In the changing energy world characterized by digitally connected prosumers generating, storing and managing their energy use, a new business approach is needed for incumbent utilities to compete and thrive. The question is what that approach is and how utilities can get there.
“To understand the new paradigm we need to go back to the what and why,” explains Perry Stoneman, Corporate VP and Global Head of Sectors & Utilities Global Sector Leader at Capgemini, who has been at the forefront of vocalizing these changes and developing the concept of the utility of the future as an ‘energy service company’. [Engerati-Utilities Fight Back With New Ideas]
In an exclusive interview, Mr Stoneman outlines essentially two disruptive threats to the current utility model – the fast declining costs of solar PV and storage, which is making these increasingly affordable to consumers, and the emergence of new agile, digitally oriented companies offering new energy and home services. Think for example of Google, with its latest Project Sunroof. [Engerati-Google’s ‘Project Sunroof’ To Map Solar Potential]
“Utilities that deliver electricity through the traditional regulated business are coming under increasing threat of attack from these parties, as they are not designed to implement solar or to be in the home with customer engagement tools,” says Mr Stoneman. “Accordingly, to remain competitive in the future, utilities need to become more like these companies, more digitally oriented with new streamlined operational processes and models. We envisage the utility of the future will look more like a modern digital retailer than a traditional utility.”
Utility as energy service company
The three pillars of Capgemini’s energy services company model are the customer experience, operational processes and the business model, each of them with multiple goals and strategies.
“Utilities can either add the systems they need or build out net new,” says Mr Stoneman, pointing out that examples of both are starting to be seen in RFPs and in Capgemini’s work with utilities. “For example, we are working with three major utilities that want to build a new unregulated business to offer new services alongside their regulated business.”
One example of a utility following this approach is Eneco in the Netherlands as part of its Sustainable Energy Vision 2020.
The utility transformation
Stressing there isn’t a single model to aim for, Mr Stoneman says that utilities that want to transform need to have a plan to follow. “You need to decide if you want to be on the rooftop or in the home, or both. You need to decide if you will build or rent the IT platforms needed for this agile future. For example there are platforms that can be whitelabelled to get to market quickly.”
To support utilities in this transformation Capgemini has developed the new u2es offering, with specific services and solutions within each of the three pillars as well as transversal solutions across them. Notably the transversal solutions – such as cloud services and application management – all have as their goal cost reduction of current operations, which Mr Stoneman sees as fundamental to free up capital to plough into the new systems and products and to the staffing for them.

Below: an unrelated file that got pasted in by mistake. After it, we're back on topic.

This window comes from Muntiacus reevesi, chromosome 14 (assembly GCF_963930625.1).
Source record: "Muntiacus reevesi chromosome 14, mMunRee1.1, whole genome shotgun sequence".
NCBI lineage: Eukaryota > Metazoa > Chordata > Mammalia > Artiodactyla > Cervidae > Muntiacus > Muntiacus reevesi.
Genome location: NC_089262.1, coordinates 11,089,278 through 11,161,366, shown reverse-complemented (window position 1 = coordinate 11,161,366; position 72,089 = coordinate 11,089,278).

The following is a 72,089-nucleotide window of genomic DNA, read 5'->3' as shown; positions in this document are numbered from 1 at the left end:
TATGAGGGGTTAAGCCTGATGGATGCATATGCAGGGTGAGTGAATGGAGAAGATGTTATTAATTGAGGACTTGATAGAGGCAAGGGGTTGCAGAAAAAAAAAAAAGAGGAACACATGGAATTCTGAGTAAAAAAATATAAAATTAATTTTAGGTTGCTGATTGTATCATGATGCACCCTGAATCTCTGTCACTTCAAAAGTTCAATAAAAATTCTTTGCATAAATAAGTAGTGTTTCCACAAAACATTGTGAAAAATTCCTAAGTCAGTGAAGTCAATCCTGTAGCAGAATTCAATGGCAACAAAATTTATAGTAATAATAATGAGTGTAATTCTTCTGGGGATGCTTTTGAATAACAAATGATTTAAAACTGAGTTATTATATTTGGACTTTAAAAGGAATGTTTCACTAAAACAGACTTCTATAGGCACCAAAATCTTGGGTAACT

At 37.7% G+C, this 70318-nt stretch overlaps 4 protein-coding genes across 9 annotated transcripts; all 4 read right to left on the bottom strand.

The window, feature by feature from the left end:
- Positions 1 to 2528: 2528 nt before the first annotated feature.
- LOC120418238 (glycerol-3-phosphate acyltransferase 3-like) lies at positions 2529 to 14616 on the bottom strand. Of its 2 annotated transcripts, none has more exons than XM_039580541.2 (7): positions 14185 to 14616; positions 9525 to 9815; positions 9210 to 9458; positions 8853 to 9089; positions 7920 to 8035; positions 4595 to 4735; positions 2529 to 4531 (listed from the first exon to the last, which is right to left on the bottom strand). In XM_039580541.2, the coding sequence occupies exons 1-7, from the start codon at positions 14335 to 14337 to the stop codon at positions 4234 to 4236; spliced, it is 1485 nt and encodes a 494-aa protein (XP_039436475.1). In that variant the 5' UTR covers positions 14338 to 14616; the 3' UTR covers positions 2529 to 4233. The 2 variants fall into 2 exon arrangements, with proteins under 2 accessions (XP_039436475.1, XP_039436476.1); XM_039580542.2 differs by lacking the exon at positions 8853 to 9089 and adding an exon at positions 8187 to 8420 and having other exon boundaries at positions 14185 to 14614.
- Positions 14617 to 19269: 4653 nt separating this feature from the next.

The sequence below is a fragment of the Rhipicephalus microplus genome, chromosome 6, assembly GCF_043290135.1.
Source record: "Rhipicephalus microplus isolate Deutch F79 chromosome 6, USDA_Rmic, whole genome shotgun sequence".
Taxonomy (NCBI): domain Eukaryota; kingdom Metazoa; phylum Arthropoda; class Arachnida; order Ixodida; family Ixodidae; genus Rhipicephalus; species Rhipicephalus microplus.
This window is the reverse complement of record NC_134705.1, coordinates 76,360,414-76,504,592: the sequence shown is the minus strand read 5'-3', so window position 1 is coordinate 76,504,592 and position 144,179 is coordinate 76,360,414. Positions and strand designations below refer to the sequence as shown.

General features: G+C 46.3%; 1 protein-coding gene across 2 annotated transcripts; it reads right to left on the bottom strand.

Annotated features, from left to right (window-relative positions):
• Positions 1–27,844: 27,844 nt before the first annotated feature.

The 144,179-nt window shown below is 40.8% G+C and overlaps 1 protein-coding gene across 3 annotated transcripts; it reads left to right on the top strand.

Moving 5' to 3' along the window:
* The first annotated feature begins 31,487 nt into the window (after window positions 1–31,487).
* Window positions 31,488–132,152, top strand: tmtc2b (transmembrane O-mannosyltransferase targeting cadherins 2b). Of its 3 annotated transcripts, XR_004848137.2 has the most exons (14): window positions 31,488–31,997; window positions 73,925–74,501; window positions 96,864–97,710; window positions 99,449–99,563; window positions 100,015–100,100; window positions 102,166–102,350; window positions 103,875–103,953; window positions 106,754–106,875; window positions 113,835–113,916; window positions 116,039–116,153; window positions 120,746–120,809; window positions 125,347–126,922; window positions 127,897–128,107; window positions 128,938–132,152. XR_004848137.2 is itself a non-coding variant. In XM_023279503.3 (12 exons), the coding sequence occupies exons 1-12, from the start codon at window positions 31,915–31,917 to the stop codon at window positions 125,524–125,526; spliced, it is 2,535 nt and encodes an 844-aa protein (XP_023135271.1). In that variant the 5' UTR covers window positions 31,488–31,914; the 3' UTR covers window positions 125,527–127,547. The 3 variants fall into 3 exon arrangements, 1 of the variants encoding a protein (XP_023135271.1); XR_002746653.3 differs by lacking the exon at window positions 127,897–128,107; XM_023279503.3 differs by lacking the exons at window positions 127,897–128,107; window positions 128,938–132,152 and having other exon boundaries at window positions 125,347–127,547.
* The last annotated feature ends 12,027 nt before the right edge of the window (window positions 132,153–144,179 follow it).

“In our experience where utilities struggle most is the marketing and customer experience dimensions. You need a storyline showing interest in what customers want and telling them why you are making the changes. And it needs to be done digitally rather than through traditional marketing channels.”
The penalty for not transforming
Mr Stoneman points to geographical differences in the approaches that utilities need to make and the speed with which these should be done. For example, in parts of the United States such as California and Arizona transformation is already under way, whereas in many of the states there is still a 3-5-year window. Parts of Europe are also being disrupted very rapidly, led by Germany. Conversely in for example India, where there hasn’t yet been significant PV penetration and many utilities are state owned, such transformation is still further off.
But whether sooner or later, the need for transformation will come and utilities that fail to move are likely to become devalued by the market, at risk of losing revenue and customers and ultimately also staff. As an example of the ease with which that can happen Mr Stoneman cites a company that lost all its new graduate engineer recruits within the space of a few weeks over its unwillingness to switch from manual to digital work management procedures.
Conversations utilities should be having
Looking ahead to European Utility Week, where Capgemini will be presenting its u2es strategy, Mr Stoneman says conversations that he would like to have with utilities, and that they should be having amongst themselves, is how they perceive the market changes and their impacts on their businesses and the tactics and strategies they plan to defend their service territories.
He also raises the potential for utilities to create alliances to develop joint platforms or solutions, with agreement to recognize each others’ service territory integrities.
Then there is also the role of the regulator. “The traditional role of the regulator is to protect the customer, but the regulator also needs to protect the utility business. The regulator could help by moving to allow utilities to redefine themselves as quickly as possible and letting the new business model evolve. Think about the threat of not allowing utilities to diversify.”